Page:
The arrival of COVID-19 has brought many changes. Standard patterns are no longer advised or even possible. These last few weeks have brought a cascading series of adaptations – just as we get used to the new normal; there’s a new, new normal. But during all this change, some things carry on. For us at Atlas, cupping is one such thing.
You may have read about the SCA’s version of coronavirus cupping or seen this helpful video demonstration by Trish Rothgeb. Cupping is essential to our business; we cup every Tuesday through Friday. We receive a constant stream of Preshipment and Offer samples from our producer partners along with arrival samples as containers reach their final destinations. Receiving, identifying, logging, evaluating, and recording these samples forms the core of what we do in the Atlas lab. If our efforts were to lapse for any length of time, we would quickly become buried under a deluge of samples. Because of the speed and efficiency we require, along with the meaningful and detailed sensory information that we need to capture, it was quickly apparent to us that we would need to find our solution to cup safely and healthily in the time of coronavirus.
I have sometimes joked that I would be a better cupper if I only had three arms. In regular times, cupping can seem like an awkward physical balancing act as the cupper seeks to keep a pencil, cupping spoon, spit cup, and clipboard with form all accessible and at the ready. The SCA’s version adds to this an additional tasting glass, and for me, this is the final card that makes the house of cards collapse. In Trish’s adaptation, she adds another water well to rinse and cleanse the tasting glass, which, in my view, is an essential improvement to avoid contamination, but also adds another layer of complexity. So what we end up with is a rather cumbersome and slow process that lacks any kind of flow as we try to cycle our upper appendages from spoon and glass to spit cup, to pencil and form, and back again. What we need at this point is a dental cart to roll around with us to keep all of our tools accessible and in order. In addition to the awkwardness, we are still all sharing the same space and tasting out of the same cups, which leaves ample openings for virus spread due to proximity or mistakes.
An essential part of our QC program at Atlas is the use of a cupping panel to collect sensory information. We have a cupping panel of eight trained cuppers that contribute to generating reliable results. So our task was to develop a method of cupping that would allow for the input of multiple tasters in an efficient process while avoiding health risks and maintaining proper social distancing.
Here is what we came up with and how we got there. Our sample roaster roasts 100-gram batches of green coffee and yields in the neighborhood of 86 grams of roasted coffee. We didn’t want to further slow down our process by trying to roast two batches of every sample. Our cupping glasses require a 10.5-gram dose. As a result, we have just enough material to set up eight cups and have enough left over for a small purge. Having the need and the desire to maintain a system of evaluating coffee for uniformity and freedom from defects required a minimum of two cups per taster in order to have a basis for comparison.
So a few weeks ago, we instituted a system using four tasters in which each cupper tastes two cups of each sample evaluated. No one else shares those same cups, and each cupper has their own workspace and rinse wells to maintain social distance and prevent all possibility of contamination. Our standard practice is to cup 10-12 coffees per session and two sessions per day max. With only two cups per sample, we place one behind the other, and the space required for each cupper is rather minimal, fitting comfortably on one side of a table. In our lab, we have four tables, so each cupper has their own table to maintain the all-important social distance.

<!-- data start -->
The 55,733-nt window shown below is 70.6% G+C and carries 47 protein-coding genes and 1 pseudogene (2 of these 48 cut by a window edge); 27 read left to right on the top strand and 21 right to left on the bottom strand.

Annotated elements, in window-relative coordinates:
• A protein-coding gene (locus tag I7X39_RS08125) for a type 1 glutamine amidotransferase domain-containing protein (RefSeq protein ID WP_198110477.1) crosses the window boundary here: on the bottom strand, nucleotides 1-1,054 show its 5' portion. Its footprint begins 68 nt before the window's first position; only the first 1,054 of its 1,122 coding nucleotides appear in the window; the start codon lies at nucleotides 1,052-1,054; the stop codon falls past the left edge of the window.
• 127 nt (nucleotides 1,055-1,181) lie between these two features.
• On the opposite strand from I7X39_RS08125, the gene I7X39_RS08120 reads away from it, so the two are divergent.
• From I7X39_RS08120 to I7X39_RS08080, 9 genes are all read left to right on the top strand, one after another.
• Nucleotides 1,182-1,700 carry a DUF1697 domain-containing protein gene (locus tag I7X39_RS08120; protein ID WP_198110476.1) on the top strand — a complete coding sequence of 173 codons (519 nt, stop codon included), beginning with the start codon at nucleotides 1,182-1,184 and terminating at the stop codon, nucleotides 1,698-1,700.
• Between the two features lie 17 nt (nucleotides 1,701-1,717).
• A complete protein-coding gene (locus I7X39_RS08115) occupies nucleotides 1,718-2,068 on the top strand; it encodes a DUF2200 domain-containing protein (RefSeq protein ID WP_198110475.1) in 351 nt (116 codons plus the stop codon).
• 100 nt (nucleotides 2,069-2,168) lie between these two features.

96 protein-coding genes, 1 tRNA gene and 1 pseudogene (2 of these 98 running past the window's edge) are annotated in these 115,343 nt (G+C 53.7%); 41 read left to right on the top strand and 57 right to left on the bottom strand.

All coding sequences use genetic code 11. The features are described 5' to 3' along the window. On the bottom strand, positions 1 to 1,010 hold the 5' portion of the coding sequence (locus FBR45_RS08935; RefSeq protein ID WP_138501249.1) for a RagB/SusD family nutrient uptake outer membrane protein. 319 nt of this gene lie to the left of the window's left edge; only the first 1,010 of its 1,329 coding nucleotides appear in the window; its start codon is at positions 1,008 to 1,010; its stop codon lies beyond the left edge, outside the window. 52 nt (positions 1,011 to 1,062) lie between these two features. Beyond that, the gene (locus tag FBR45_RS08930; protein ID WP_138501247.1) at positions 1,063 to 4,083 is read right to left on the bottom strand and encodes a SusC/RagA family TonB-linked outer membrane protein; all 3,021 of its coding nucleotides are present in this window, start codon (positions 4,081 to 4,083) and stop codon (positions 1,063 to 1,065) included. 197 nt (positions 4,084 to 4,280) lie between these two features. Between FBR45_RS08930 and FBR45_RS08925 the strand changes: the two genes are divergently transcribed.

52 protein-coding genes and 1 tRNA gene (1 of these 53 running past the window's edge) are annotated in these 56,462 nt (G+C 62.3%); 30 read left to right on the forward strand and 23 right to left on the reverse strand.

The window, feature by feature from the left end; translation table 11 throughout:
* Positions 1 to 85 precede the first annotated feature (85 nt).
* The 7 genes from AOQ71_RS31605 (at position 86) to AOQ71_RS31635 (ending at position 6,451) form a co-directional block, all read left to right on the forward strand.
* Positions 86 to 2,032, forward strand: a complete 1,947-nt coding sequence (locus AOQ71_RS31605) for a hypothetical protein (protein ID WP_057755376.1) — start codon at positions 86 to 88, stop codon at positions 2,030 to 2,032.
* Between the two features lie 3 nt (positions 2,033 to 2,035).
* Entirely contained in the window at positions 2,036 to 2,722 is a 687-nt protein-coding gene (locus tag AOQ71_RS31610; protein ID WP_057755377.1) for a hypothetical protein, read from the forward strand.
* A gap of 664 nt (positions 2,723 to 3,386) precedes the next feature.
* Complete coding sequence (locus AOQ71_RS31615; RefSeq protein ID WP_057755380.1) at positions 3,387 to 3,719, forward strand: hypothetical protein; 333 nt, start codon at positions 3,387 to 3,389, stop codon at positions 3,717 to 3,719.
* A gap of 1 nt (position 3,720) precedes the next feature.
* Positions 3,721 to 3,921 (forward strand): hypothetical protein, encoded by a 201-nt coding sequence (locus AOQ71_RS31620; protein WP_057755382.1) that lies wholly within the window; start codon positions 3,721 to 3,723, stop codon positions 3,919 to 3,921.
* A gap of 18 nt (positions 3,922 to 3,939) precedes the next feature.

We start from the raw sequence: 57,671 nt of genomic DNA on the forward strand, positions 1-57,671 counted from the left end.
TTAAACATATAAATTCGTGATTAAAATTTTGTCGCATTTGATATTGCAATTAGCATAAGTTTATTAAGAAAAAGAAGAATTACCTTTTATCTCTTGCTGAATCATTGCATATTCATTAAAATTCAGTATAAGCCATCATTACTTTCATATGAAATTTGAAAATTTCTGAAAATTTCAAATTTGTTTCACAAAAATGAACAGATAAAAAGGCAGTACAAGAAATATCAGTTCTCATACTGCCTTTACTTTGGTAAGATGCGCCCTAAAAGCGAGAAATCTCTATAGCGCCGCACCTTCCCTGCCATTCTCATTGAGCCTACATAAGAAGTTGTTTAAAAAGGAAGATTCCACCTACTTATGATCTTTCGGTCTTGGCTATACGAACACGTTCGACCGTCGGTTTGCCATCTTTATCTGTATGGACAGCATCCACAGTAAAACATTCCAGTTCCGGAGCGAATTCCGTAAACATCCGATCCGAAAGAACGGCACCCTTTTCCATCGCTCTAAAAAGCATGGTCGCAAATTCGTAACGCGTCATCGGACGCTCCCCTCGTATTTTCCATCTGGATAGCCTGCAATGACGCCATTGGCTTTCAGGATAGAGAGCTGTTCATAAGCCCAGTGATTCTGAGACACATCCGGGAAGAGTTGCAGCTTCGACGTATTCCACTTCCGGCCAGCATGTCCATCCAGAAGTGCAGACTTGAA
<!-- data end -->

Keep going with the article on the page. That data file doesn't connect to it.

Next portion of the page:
Each cupper sets up and doses their cups, then grinds them, and delivers water to their station. Afterward, each cupping participant clears off their table, dumps their grounds, and runs their own set of dishes through the dishwasher. At the end of each day, all surfaces are sanitized.
We cup blind using an alphabetical code series that we are careful to coordinate and maintain across all the individual cupper stations. Then at the end of each session, we discuss our perception of the samples one at a time, unveiling their identities and collecting cupper scores to generate an average. We have to rely on each individual to notice and flag any defects in their set as there is no means for group verification. This situation presents some increased risk that a defect will be overlooked, but our team has spent time in the past training on defect recognition, so for us, that risk is minimal.
And the situation continues to evolve. While we began this practice using four of our eight cupping panelists to perform each days’ cupping, we have since mostly shut our offices down except for a skeleton crew. At this point, two QC cuppers remain in place every morning working to ensure that all the coffees that we receive meet our expectations and yours.
In the era of coronavirus, uncertainty is the new norm. Finding a workable, safe, and efficient cupping adaptation has allowed us to maintain an essential business task amid disruption.
Additionally, as someone for whom cupping is a daily routine, it has provided me a small but significant sense of normalcy amidst the chaos. If you are out there, still trying to get the work done, I applaud you. And if your job involves cupping and QC, I hope these thoughts are helpful. Feel free to use and adapt anything here to your circumstances. Stay healthy, keep moving, and we’ll all get through this together!